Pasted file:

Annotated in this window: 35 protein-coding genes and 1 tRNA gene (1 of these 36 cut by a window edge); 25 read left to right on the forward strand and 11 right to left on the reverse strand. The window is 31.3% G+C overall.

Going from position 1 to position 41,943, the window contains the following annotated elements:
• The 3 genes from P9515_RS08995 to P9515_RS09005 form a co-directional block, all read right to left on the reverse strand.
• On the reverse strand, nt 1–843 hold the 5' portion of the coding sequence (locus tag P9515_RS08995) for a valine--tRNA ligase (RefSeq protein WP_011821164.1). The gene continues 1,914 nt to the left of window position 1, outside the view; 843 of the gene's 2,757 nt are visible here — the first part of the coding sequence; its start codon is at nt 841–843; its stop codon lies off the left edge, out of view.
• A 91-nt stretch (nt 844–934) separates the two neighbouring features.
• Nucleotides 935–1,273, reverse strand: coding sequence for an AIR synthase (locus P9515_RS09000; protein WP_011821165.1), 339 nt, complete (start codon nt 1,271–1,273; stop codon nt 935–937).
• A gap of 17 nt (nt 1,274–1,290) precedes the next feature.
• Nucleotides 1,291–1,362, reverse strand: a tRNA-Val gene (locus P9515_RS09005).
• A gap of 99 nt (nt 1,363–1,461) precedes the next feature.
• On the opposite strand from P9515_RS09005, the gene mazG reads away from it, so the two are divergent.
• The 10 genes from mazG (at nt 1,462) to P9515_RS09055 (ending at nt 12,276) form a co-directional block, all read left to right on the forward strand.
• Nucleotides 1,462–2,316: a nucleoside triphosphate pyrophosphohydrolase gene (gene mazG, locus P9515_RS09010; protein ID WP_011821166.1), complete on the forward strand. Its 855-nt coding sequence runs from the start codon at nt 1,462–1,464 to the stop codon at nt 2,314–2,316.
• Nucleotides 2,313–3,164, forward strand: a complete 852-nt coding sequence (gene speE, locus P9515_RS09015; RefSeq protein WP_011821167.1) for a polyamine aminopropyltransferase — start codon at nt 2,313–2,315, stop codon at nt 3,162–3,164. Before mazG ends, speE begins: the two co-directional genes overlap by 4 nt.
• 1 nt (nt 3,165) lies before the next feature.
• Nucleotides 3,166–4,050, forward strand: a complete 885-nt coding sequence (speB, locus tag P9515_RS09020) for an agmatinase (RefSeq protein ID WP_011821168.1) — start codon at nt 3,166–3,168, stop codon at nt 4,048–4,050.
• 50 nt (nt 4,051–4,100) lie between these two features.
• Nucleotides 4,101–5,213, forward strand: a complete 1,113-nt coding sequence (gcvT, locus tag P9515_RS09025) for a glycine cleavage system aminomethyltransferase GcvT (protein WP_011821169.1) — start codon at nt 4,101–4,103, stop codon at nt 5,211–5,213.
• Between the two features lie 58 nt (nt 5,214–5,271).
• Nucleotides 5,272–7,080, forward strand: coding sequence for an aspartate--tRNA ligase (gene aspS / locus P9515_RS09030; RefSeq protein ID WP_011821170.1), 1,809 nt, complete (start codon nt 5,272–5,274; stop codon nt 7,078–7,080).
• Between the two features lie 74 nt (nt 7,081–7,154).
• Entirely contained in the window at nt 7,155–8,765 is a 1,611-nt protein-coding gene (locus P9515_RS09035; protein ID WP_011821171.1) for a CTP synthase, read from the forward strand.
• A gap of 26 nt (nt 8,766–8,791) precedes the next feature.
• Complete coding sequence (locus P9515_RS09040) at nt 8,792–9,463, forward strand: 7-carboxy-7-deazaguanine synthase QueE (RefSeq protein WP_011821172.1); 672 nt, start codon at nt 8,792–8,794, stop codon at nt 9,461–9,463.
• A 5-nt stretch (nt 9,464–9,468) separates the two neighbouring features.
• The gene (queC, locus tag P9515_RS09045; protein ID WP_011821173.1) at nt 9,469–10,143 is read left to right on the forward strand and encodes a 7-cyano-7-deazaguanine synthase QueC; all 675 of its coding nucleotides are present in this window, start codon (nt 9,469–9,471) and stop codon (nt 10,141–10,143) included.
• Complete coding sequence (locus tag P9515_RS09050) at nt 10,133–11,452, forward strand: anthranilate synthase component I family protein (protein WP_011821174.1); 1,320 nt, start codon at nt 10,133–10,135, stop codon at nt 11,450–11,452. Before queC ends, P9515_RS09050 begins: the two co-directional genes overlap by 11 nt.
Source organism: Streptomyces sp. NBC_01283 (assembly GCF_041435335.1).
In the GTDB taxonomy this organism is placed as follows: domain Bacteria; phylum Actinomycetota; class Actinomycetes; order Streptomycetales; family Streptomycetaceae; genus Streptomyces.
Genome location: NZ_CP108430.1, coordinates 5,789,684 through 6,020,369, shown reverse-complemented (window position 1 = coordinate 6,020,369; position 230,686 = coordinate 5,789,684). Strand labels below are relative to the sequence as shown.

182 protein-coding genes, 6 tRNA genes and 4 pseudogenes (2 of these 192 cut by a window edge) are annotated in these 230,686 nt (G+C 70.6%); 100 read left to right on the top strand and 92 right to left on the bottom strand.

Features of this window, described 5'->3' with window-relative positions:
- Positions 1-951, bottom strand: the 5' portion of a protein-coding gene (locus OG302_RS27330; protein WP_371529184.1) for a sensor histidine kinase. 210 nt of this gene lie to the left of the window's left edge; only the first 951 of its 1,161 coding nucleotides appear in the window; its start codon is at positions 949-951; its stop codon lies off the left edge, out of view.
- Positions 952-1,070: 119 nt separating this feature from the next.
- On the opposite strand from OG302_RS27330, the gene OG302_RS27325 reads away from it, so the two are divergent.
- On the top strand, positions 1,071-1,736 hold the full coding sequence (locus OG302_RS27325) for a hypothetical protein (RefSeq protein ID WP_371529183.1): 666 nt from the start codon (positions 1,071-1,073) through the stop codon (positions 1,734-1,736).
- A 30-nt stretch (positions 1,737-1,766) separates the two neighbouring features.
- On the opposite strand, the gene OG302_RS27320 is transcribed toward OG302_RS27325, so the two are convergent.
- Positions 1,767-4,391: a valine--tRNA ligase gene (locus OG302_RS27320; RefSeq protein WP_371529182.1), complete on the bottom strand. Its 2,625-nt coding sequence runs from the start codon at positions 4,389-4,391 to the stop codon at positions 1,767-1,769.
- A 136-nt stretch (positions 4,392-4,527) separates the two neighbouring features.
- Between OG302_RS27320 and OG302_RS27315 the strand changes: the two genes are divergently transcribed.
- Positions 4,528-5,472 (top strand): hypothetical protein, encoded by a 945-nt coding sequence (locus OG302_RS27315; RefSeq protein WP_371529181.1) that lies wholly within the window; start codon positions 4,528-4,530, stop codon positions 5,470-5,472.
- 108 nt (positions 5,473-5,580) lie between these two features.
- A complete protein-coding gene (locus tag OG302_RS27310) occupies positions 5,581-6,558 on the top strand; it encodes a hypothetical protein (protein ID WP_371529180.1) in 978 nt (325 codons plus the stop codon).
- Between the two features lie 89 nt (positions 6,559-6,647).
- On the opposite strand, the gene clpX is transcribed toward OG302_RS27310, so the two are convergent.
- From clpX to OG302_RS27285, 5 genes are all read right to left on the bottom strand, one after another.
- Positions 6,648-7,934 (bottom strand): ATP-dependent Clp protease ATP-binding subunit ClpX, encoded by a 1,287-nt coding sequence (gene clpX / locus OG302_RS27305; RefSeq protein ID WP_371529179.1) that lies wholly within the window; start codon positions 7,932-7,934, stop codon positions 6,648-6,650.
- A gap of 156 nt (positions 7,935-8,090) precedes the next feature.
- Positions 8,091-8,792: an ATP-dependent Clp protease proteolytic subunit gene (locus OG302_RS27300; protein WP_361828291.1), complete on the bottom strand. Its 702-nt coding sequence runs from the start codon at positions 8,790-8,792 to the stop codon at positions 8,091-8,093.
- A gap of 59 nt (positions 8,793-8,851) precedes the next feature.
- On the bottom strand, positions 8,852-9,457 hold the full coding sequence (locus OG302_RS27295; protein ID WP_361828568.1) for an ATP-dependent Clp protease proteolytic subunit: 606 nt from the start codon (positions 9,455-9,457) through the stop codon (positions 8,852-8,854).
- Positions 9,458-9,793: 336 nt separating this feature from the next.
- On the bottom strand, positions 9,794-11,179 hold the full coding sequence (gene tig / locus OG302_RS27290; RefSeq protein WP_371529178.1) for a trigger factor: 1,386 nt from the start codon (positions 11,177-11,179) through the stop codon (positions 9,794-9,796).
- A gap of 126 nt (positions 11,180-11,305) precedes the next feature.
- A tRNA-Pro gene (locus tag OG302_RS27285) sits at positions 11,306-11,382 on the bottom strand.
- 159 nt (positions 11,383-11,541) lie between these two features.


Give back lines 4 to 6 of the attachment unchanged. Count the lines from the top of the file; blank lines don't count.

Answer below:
• On the reverse strand, nt 1–843 hold the 5' portion of the coding sequence (locus tag P9515_RS08995) for a valine--tRNA ligase (RefSeq protein WP_011821164.1). The gene continues 1,914 nt to the left of window position 1, outside the view; 843 of the gene's 2,757 nt are visible here — the first part of the coding sequence; its start codon is at nt 841–843; its stop codon lies off the left edge, out of view.
• A 91-nt stretch (nt 844–934) separates the two neighbouring features.
• Nucleotides 935–1,273, reverse strand: coding sequence for an AIR synthase (locus P9515_RS09000; protein WP_011821165.1), 339 nt, complete (start codon nt 1,271–1,273; stop codon nt 935–937).